Summer Twilight, A Recollection of a Scene in New England

Object Number: 
1858.46
Date: 
1834
Medium: 
Oil on wood panel
Dimensions: 
Overall: 14 x 19 1/2 in. ( 35.6 x 49.5 cm ) Framed: 22 in. × 28 1/2 in. × 3 in. (55.9 × 72.4 × 7.6 cm)
Gallery Label: 
Cole painted this and its pendant Autumn Twilight, View of Conway Peak, New Hampshire (1858.42) while he was in the early stages of creating his monumental five-painting series The Course of Empire (1858.1-5). That series traces the rise and fall of an imaginary civilization, and in this pair Cole prefigured the larger themes of the series, but he placed them in an unmistakably American context. The critic and painter William Dunlap recalled visiting Cole in his studio on November 15, 1834 and seeing "2 small jewells [sic] & 2 larger paintings being the first two of the sett [sic] of 5 for Luman Reed Esq." The two large works were The Savage State (1858.1) and The Arcadian or Pastoral State (1858.2), which begin The Course of Empire series. The two "small jewells" [sic] were these seasonal twilight scenes, which closely parallel the themes of their larger counterparts. Cole clearly intended them as a pair: they are the same size and retain their identical original frames. Cole exhibited them together at the National Academy of Design in 1834, perhaps as a preview of his series. By contrast, Summer Twilight glows with a benign sunset. An ax-hewn stump at lower left signifies the coming of European "civilization," but here man and nature exist in pastoral harmony. The small homestead at the left and the log cabin on the shore at the right nestle comfortably into the scene, dwarfed by the magnificent expanse of water, mountains and sky. Sheep and cows graze, and the lone woodsman at the lower center pauses from his labors to appreciate the majesty of the sunset. This idealized vision is perfectly in keeping with Cole's The Arcadian or Pastoral State, which exalts the fleeting moment when man is in harmony with nature and has not yet overcome it - a moment that Cole saw passing from the American scene.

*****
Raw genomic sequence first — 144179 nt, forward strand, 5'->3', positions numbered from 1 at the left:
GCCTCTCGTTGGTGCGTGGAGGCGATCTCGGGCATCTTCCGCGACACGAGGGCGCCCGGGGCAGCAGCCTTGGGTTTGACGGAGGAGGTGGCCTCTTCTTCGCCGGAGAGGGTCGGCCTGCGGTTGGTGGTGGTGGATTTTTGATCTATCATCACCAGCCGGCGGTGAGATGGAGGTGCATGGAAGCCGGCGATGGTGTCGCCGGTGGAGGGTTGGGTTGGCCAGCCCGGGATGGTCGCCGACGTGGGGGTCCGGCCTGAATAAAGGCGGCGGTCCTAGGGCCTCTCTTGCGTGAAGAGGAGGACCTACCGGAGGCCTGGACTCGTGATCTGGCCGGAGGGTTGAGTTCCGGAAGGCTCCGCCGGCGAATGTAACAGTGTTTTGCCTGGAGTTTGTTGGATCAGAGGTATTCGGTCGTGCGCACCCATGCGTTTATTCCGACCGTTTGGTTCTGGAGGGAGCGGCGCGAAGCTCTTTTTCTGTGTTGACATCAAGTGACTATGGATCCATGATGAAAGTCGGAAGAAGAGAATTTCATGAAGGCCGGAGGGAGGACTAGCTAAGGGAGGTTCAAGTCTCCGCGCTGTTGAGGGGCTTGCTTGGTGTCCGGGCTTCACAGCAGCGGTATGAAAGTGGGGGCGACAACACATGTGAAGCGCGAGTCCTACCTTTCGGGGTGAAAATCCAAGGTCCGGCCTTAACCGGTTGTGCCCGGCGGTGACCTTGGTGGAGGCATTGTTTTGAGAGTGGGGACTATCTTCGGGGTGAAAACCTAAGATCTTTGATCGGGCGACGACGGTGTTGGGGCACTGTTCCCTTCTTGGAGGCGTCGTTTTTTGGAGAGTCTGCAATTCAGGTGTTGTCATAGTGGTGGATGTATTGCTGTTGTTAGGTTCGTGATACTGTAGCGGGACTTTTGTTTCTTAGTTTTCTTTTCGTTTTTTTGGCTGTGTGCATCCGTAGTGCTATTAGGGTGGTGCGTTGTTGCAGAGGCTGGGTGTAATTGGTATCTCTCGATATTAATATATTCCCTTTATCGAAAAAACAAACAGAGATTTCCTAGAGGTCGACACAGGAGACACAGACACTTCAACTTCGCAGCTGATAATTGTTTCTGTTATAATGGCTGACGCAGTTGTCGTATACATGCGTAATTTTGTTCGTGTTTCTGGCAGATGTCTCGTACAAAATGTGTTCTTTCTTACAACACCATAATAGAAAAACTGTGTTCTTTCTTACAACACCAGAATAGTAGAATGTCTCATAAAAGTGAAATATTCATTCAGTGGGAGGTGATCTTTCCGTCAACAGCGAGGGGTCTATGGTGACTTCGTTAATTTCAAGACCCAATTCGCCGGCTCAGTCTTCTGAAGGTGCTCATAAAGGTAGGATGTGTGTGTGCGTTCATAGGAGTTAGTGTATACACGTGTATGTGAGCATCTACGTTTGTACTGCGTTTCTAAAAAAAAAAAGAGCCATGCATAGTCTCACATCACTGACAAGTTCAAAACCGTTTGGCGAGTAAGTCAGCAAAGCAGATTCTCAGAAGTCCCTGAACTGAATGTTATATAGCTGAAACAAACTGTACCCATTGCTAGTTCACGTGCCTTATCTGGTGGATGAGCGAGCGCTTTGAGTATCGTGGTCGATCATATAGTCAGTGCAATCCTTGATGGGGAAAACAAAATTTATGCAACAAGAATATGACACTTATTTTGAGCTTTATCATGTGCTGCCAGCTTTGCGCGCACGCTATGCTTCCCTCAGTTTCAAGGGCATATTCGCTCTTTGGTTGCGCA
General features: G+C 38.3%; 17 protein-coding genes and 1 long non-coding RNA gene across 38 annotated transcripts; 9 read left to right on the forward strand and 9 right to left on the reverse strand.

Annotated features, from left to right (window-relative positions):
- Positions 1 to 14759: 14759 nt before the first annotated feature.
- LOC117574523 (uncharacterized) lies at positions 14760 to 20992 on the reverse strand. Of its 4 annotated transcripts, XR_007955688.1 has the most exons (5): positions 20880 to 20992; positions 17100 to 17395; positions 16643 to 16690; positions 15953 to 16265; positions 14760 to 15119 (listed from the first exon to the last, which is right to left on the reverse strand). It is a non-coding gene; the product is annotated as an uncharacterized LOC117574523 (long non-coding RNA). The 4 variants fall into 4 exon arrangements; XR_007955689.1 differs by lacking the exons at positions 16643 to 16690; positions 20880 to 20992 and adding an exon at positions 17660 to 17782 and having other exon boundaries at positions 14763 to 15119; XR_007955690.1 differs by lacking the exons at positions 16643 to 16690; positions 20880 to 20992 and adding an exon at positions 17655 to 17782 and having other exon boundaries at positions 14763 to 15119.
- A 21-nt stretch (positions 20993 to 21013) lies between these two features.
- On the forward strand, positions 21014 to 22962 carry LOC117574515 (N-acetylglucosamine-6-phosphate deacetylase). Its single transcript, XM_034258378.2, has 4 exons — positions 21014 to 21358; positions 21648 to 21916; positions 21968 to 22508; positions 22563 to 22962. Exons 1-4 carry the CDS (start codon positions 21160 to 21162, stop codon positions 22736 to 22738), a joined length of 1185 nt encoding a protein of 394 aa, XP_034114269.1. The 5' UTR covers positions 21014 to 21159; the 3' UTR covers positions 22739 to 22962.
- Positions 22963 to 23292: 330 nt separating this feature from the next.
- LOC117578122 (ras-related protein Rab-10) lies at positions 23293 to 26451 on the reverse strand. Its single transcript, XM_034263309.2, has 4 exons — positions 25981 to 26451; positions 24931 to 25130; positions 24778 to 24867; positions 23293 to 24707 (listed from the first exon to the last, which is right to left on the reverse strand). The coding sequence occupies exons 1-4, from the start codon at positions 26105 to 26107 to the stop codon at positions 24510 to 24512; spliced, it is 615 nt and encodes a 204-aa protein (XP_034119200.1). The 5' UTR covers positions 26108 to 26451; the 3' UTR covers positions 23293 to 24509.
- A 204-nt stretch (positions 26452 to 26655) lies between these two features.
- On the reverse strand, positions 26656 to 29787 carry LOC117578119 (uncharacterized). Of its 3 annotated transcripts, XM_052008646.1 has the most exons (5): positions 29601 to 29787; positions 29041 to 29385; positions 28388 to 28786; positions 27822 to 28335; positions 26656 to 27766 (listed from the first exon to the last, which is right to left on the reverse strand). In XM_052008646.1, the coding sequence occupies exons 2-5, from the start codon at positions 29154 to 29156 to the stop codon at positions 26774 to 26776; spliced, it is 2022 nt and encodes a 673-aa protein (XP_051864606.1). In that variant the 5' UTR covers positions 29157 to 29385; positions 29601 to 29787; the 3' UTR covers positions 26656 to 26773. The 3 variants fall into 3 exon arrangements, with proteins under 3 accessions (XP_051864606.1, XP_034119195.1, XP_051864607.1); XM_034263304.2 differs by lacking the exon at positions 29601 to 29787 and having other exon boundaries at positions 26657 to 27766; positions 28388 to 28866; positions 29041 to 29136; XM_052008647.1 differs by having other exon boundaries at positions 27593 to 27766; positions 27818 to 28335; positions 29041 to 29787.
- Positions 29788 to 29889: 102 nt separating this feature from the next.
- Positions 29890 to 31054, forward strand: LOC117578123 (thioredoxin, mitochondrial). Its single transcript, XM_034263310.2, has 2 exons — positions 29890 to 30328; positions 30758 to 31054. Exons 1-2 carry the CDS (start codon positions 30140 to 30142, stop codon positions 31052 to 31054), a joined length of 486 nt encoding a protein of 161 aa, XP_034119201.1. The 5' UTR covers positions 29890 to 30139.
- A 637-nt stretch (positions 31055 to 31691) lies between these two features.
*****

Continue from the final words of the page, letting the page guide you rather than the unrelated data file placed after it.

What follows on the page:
Bibliography: 
Morris, G. P., ed., "The National Academy: Second Notice," The New-York Mirror, A Weekly Journal, Devoted to Literature and the Fine Arts, Vol. 12, May 16, 1835, p. 371. Herbert, Henry William," Fine Arts in America: National Academy of Design, Tenth Annual Exhibition," The American Monthly Magazine V, June, 1835, p. 317, no. 25. Koke, Richard J., American Landscape and Genre Paintings in the New York Historical Society, Vol. I, New York: The New-York Historical Society, 1982, pp. 203-4. Foshay, Ella M., Mr. Luman Reed's Picture Gallery: A Pioneer Collection of American Art, New York: Harry N. Abrams, Inc., 1990, pp. 128-9, 206-7. Koja, Stephan, Ed. AMERICA: The New World in 19th-Century Painting, Munich: New York: Prestel, 1999, pp. 72, 215.
Credit Line: 
Gift of The New-York Gallery of the Fine Arts
Provenance: 
Luman Reed, d. 1836; Mrs. Luman Reed, New York, 1836-44; New-York Gallery of the Fine Arts, 1844-58.
Due to ongoing research, information about this object is subject to change.
Creative: Tronvig Group